Yesterday, 1st February 2016, the World Health Organisation (WHO) declared a Public Health Emergency of International Concern. A PHEIC is an ‘extraordinary event’ which constitutes a public health risk to other communities through the international spread of disease and would potentially require an international response to bring it under control. This declaration was made following increasing concern about the spread of the Zika virus disease and its link to cases of babies born with microcephaly and other neurological disorders in Brazil. This declaration has a purpose – it will spur into action an international response. Continue reading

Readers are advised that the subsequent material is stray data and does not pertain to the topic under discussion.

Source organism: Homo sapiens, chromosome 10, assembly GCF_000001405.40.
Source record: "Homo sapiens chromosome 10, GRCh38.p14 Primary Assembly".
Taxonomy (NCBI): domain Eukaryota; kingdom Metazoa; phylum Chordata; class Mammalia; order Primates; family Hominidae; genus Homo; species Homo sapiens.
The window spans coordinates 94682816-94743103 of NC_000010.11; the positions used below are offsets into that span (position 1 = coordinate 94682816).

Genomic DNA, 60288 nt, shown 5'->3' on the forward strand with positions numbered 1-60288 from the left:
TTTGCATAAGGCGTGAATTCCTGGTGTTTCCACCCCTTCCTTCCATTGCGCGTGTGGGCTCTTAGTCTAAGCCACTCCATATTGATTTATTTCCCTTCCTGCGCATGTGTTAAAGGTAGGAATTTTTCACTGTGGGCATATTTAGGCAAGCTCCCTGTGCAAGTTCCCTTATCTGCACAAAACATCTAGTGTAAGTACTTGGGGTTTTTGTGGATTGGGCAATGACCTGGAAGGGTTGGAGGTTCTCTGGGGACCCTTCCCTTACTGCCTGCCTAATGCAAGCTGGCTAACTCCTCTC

An article from the Spanish newspaper, El Pais, which is interesting because it addresses some of the actions, decisions and uncertainties implicated in the work of responding to an emergency in its comparison of the response to Ebola in the US and Spain:
- Detection and diagnosis, and the uncertainty
- Activation, relating to the point at which an event is named an emergency (or a crisis, or a disaster…), and how special measures or protocol are implemented
- Monitoring work, to track an event, or to identify other cases
- Communication to stakeholders, at what point does this happen, and how the event is communicated.